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What you can’t ask when Interviewing Tenants




A lot of new landlords don’t understand that when you are interviewing tenants, there are a lot of boundaries that you can’t step over. Yet many landlords are doing this time and time again. Not only are they potentially turning off new tenants, but they are opening themselves up to potential legal issues.

Here is a general list of questions or topics you can not ask of your prospective tenants during the interview process:

If they have been arrested:

This one’s actually a bit of a tricky one that I really need to clarify. You can ask a tenant if they have ever been convicted ot a crime. However you are not able to ask a tenant if they have been arrested. Due to “presumed innocent until proven guilty”, it’s illegal to for you to deny housing to someone who has been arrested, but have never been a convicted felon.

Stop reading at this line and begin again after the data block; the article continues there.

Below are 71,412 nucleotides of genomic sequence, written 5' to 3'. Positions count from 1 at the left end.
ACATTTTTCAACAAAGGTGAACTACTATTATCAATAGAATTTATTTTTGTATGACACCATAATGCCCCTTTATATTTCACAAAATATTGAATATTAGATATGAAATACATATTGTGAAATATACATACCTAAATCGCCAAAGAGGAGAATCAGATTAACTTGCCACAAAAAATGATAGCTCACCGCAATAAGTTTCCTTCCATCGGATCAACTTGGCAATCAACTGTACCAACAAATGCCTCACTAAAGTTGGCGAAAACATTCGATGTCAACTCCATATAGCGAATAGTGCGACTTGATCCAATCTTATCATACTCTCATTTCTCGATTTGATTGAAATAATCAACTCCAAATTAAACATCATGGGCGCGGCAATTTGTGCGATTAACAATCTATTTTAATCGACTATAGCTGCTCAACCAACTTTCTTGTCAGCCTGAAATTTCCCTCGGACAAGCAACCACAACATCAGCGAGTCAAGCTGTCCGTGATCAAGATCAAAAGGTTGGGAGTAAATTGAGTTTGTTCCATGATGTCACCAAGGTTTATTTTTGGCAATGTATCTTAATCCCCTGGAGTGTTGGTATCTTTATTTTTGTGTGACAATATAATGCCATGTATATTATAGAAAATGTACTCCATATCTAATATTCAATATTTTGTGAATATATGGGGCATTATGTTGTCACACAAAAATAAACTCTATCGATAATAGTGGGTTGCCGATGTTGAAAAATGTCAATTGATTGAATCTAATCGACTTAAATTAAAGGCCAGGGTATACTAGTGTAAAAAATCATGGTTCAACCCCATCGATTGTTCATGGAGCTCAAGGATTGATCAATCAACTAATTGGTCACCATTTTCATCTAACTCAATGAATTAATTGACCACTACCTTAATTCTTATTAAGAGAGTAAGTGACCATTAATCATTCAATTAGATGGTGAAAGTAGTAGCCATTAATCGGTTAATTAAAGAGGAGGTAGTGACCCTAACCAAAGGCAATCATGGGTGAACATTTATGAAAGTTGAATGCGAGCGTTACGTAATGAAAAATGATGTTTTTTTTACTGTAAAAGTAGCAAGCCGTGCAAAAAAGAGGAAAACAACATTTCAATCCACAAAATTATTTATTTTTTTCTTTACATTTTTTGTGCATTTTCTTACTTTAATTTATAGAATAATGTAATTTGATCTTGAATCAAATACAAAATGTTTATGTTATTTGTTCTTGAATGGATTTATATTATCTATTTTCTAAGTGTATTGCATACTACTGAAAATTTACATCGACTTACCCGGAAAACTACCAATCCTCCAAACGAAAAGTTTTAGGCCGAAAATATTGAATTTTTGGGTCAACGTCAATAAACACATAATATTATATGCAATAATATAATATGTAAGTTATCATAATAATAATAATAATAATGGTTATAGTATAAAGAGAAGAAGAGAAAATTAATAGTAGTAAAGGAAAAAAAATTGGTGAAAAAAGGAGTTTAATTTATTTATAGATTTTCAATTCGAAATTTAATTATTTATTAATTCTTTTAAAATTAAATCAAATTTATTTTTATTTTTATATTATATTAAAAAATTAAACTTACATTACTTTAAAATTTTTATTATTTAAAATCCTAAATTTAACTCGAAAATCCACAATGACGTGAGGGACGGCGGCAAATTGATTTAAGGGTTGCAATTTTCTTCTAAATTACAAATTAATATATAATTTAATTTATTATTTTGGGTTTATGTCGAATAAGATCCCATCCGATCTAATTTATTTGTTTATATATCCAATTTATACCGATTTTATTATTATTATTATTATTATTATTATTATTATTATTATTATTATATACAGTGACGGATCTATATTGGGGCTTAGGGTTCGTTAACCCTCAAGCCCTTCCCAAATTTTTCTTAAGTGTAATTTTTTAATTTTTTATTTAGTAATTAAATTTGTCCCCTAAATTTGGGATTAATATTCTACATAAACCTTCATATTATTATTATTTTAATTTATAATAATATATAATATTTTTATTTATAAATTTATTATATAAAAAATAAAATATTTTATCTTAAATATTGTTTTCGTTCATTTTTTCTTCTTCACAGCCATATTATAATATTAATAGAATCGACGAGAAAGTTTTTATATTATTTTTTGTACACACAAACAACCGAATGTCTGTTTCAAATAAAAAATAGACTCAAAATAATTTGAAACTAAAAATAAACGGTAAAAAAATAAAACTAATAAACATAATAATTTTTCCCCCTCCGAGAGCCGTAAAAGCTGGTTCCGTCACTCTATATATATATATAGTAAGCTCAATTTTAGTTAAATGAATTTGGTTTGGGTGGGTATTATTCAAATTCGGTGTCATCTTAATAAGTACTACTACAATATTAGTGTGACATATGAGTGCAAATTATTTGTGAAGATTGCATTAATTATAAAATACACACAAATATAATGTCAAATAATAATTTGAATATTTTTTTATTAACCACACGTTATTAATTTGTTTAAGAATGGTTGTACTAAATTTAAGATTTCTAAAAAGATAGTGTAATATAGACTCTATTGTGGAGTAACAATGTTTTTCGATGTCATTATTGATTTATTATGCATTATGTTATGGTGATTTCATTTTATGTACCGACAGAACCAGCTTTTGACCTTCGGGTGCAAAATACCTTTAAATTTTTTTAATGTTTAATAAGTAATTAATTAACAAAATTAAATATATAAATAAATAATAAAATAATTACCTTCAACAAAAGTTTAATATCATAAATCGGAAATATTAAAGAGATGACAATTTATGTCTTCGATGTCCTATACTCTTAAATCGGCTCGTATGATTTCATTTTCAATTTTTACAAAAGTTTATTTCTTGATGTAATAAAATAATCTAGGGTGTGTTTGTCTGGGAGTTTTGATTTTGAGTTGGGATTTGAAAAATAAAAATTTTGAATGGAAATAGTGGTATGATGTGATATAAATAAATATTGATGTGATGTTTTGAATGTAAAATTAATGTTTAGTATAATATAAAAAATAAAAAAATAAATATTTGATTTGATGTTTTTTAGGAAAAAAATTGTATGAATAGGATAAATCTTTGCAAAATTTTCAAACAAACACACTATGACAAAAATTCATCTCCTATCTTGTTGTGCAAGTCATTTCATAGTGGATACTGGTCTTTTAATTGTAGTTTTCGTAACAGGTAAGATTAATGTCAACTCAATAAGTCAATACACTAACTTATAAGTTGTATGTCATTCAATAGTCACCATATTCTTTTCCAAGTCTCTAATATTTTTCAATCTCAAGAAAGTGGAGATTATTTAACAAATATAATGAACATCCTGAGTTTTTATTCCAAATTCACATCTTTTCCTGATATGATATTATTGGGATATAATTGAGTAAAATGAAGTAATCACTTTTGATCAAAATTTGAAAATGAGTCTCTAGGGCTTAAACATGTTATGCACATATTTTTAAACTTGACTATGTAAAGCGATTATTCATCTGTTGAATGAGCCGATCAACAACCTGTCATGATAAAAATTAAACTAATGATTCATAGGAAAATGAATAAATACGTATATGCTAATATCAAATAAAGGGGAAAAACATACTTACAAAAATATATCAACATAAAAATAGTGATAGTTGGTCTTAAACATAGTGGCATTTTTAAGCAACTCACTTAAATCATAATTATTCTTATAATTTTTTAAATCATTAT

Their sexual orientation or preference:

You can not ask a tenant anything about their sexual preferences because if you refuse them, it can be seen as discrimination.

On top of that, you also cannot ask a tenant about their living situation. For example you cannot ask a tenant if they are married, or if they are single, or if they have children.

Disabilities:

It may seem natural to ask tenants about disabilities; if your property isn’t suitable for people in wheelchairs for example, you may think to mention that or ask them if they have any sort of handicap. This is also not permitted however.

Age:

You can not ask an applicant about their age. Even if you “prefer mature tenants” to partying teenagers, you are not allowed to bring anything like that up during the interview process.

Race, Nationality and Religion:

You are not allowed to ask a tenant anything related to their race, national origin or their religion. You can’t even hint about it(ie: “There’s a great Christian Church just down the road).

Remember – no matter your personal opinion on any of the above issues or any prejudices you may have – you need to treat all tenants equally. Otherwise if you end up rejecting them, you are opening yourself up for potential legal issues.